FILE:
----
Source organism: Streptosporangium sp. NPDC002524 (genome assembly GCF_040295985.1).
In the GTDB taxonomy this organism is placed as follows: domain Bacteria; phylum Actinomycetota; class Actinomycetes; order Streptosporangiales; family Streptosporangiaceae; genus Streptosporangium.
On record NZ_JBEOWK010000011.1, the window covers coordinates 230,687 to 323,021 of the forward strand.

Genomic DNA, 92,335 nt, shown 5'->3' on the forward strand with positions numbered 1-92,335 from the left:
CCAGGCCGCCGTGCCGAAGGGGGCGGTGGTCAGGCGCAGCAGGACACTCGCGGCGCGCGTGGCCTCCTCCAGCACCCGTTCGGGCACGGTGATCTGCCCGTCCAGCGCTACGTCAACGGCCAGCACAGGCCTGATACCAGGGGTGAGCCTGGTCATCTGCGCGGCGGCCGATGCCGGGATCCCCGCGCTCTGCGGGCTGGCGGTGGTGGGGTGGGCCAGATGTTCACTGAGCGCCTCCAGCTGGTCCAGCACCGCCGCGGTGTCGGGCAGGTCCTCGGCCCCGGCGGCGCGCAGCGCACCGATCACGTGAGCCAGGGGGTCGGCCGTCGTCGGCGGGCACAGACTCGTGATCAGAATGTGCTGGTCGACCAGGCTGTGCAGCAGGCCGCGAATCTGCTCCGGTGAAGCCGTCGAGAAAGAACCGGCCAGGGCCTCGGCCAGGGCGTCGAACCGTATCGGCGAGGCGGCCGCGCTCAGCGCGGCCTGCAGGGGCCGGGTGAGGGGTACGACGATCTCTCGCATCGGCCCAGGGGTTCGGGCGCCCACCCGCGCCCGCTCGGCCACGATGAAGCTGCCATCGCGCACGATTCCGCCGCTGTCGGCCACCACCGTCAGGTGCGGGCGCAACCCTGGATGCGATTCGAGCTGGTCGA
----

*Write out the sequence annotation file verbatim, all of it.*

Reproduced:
Source organism: Streptosporangium sp. NPDC002524 (genome assembly GCF_040295985.1).
In the GTDB taxonomy this organism is placed as follows: domain Bacteria; phylum Actinomycetota; class Actinomycetes; order Streptosporangiales; family Streptosporangiaceae; genus Streptosporangium.
On record NZ_JBEOWK010000011.1, the window covers coordinates 230,687 to 323,021 of the forward strand.

Genomic DNA, 92,335 nt, shown 5'->3' on the forward strand with positions numbered 1-92,335 from the left:
CCAGGCCGCCGTGCCGAAGGGGGCGGTGGTCAGGCGCAGCAGGACACTCGCGGCGCGCGTGGCCTCCTCCAGCACCCGTTCGGGCACGGTGATCTGCCCGTCCAGCGCTACGTCAACGGCCAGCACAGGCCTGATACCAGGGGTGAGCCTGGTCATCTGCGCGGCGGCCGATGCCGGGATCCCCGCGCTCTGCGGGCTGGCGGTGGTGGGGTGGGCCAGATGTTCACTGAGCGCCTCCAGCTGGTCCAGCACCGCCGCGGTGTCGGGCAGGTCCTCGGCCCCGGCGGCGCGCAGCGCACCGATCACGTGAGCCAGGGGGTCGGCCGTCGTCGGCGGGCACAGACTCGTGATCAGAATGTGCTGGTCGACCAGGCTGTGCAGCAGGCCGCGAATCTGCTCCGGTGAAGCCGTCGAGAAAGAACCGGCCAGGGCCTCGGCCAGGGCGTCGAACCGTATCGGCGAGGCGGCCGCGCTCAGCGCGGCCTGCAGGGGCCGGGTGAGGGGTACGACGATCTCTCGCATCGGCCCAGGGGTTCGGGCGCCCACCCGCGCCCGCTCGGCCACGATGAAGCTGCCATCGCGCACGATTCCGCCGCTGTCGGCCACCACCGTCAGGTGCGGGCGCAACCCTGGATGCGATTCGAGCTGGTCGA